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Likely a folk term from the practice of livestock and butchery; “whole hog” or (“snout to tail”) refers to letting no portion of the animal carcass go to waste. For example, skin is tanned for leather, sweetbreads are harvested, and commonly cast off pieces such as hooves are pickled.

The term was likely first recorded in Cowper’s poem “The love of the world reproved” (1779). A poem teasing Muslims about suggested ambiguity over their religious prohibition on eating pork. By 1830 the phrase had become popular across America being used in newspapers, and political campaigns. At this time it migrated across to Britain where the phrase was adopted[1].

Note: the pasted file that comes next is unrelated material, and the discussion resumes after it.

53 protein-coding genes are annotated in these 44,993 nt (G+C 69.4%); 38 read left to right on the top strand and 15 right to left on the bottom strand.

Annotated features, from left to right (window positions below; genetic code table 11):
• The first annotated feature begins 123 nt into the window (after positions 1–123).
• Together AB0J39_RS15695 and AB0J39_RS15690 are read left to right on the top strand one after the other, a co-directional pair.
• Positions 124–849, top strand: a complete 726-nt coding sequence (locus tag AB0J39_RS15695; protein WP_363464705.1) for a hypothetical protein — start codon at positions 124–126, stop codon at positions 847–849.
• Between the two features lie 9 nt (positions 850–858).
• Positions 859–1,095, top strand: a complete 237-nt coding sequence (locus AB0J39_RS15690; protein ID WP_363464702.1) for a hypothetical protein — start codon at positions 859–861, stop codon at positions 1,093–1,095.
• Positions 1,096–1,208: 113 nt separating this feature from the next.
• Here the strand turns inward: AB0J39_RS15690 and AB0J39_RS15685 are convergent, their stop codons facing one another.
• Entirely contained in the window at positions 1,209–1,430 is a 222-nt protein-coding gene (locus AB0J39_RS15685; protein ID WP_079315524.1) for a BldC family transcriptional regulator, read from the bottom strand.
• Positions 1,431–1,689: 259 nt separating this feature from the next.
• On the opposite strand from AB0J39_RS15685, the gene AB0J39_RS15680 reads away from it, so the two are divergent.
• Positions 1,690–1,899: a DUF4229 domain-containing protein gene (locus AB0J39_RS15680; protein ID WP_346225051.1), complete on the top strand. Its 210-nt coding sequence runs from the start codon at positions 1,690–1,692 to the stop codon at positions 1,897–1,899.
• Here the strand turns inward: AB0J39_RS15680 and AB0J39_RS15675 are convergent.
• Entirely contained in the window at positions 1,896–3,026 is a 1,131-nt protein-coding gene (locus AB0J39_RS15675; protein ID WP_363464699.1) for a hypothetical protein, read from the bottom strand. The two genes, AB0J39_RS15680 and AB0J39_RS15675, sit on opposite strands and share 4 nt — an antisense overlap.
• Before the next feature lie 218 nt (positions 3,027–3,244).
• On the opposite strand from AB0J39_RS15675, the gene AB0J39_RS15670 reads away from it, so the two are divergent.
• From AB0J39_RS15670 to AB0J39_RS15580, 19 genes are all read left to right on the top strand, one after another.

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go the whole hog

  1. (idiomatic) To do something as entirely or completely as possible; to reserve or hold back nothing.
    If you can afford a new computer, you might as well go the whole hog and get it custom built.


See alsoEdit


[1] British Hog Roasts